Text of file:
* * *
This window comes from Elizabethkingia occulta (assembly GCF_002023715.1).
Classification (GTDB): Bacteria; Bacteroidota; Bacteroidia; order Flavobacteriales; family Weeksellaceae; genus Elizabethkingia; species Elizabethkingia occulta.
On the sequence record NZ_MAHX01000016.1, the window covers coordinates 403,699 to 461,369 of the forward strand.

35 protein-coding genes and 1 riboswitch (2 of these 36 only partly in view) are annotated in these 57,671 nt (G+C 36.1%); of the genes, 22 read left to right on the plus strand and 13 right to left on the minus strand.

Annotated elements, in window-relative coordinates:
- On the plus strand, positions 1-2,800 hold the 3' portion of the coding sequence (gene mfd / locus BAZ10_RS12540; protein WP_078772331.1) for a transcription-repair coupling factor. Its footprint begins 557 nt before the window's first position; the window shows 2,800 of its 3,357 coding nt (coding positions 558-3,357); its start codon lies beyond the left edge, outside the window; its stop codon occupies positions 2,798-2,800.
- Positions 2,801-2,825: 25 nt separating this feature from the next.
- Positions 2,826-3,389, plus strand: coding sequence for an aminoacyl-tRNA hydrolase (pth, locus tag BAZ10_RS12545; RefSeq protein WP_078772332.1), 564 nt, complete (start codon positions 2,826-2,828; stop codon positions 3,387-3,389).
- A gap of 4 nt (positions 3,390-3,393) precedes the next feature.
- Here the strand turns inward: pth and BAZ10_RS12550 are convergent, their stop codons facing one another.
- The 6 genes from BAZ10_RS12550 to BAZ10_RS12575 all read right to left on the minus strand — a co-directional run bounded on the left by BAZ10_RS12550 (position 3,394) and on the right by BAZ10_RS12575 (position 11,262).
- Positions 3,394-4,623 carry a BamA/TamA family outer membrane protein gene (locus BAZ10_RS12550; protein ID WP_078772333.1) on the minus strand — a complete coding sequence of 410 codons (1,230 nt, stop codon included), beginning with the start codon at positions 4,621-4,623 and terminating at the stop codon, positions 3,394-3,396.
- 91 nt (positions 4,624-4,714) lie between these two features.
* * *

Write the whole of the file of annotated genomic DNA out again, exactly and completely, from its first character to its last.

This window comes from Elizabethkingia occulta (assembly GCF_002023715.1).
Classification (GTDB): Bacteria; Bacteroidota; Bacteroidia; order Flavobacteriales; family Weeksellaceae; genus Elizabethkingia; species Elizabethkingia occulta.
On the sequence record NZ_MAHX01000016.1, the window covers coordinates 403,699 to 461,369 of the forward strand.

35 protein-coding genes and 1 riboswitch (2 of these 36 only partly in view) are annotated in these 57,671 nt (G+C 36.1%); of the genes, 22 read left to right on the plus strand and 13 right to left on the minus strand.

Annotated elements, in window-relative coordinates:
- On the plus strand, positions 1-2,800 hold the 3' portion of the coding sequence (gene mfd / locus BAZ10_RS12540; protein WP_078772331.1) for a transcription-repair coupling factor. Its footprint begins 557 nt before the window's first position; the window shows 2,800 of its 3,357 coding nt (coding positions 558-3,357); its start codon lies beyond the left edge, outside the window; its stop codon occupies positions 2,798-2,800.
- Positions 2,801-2,825: 25 nt separating this feature from the next.
- Positions 2,826-3,389, plus strand: coding sequence for an aminoacyl-tRNA hydrolase (pth, locus tag BAZ10_RS12545; RefSeq protein WP_078772332.1), 564 nt, complete (start codon positions 2,826-2,828; stop codon positions 3,387-3,389).
- A gap of 4 nt (positions 3,390-3,393) precedes the next feature.
- Here the strand turns inward: pth and BAZ10_RS12550 are convergent, their stop codons facing one another.
- The 6 genes from BAZ10_RS12550 to BAZ10_RS12575 all read right to left on the minus strand — a co-directional run bounded on the left by BAZ10_RS12550 (position 3,394) and on the right by BAZ10_RS12575 (position 11,262).
- Positions 3,394-4,623 carry a BamA/TamA family outer membrane protein gene (locus BAZ10_RS12550; protein ID WP_078772333.1) on the minus strand — a complete coding sequence of 410 codons (1,230 nt, stop codon included), beginning with the start codon at positions 4,621-4,623 and terminating at the stop codon, positions 3,394-3,396.
- 91 nt (positions 4,624-4,714) lie between these two features.